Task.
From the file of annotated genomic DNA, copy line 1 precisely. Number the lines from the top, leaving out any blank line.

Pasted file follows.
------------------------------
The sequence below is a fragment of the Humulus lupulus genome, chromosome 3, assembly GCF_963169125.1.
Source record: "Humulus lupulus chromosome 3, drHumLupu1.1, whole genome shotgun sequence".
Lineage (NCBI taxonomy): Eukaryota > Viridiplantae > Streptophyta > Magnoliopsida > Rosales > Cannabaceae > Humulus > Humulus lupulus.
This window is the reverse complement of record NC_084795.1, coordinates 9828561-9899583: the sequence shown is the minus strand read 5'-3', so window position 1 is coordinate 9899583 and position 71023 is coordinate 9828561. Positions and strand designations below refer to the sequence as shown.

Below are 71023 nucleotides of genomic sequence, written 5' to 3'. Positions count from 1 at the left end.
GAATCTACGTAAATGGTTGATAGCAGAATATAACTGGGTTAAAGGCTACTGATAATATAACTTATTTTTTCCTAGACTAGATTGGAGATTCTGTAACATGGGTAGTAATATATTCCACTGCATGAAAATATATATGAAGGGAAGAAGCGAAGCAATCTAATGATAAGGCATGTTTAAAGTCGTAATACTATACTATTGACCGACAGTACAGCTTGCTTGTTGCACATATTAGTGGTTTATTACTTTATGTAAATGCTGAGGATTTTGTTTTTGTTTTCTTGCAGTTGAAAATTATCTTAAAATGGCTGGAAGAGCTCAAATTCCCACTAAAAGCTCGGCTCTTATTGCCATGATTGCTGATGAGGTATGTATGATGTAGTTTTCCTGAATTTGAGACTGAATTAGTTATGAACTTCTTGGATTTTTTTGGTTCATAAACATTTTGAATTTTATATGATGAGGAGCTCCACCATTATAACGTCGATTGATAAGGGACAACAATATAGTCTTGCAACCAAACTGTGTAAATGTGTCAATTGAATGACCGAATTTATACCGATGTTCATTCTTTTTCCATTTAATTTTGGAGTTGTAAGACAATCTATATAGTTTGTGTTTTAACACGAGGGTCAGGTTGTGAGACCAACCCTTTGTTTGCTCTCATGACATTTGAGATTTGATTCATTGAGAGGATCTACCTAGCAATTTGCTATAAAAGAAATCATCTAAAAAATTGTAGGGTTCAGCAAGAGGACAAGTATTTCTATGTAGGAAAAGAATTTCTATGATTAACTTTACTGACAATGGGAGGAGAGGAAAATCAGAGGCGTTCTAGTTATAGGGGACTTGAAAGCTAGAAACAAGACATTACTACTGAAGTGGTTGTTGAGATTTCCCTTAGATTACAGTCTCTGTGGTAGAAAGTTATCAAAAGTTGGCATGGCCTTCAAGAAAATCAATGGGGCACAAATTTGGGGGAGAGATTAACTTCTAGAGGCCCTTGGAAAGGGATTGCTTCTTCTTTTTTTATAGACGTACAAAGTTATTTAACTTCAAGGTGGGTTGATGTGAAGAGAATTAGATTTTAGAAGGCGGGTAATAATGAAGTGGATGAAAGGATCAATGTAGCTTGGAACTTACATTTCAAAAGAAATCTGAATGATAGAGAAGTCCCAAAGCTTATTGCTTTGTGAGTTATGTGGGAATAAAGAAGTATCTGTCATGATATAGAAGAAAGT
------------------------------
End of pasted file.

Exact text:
The sequence below is a fragment of the Humulus lupulus genome, chromosome 3, assembly GCF_963169125.1.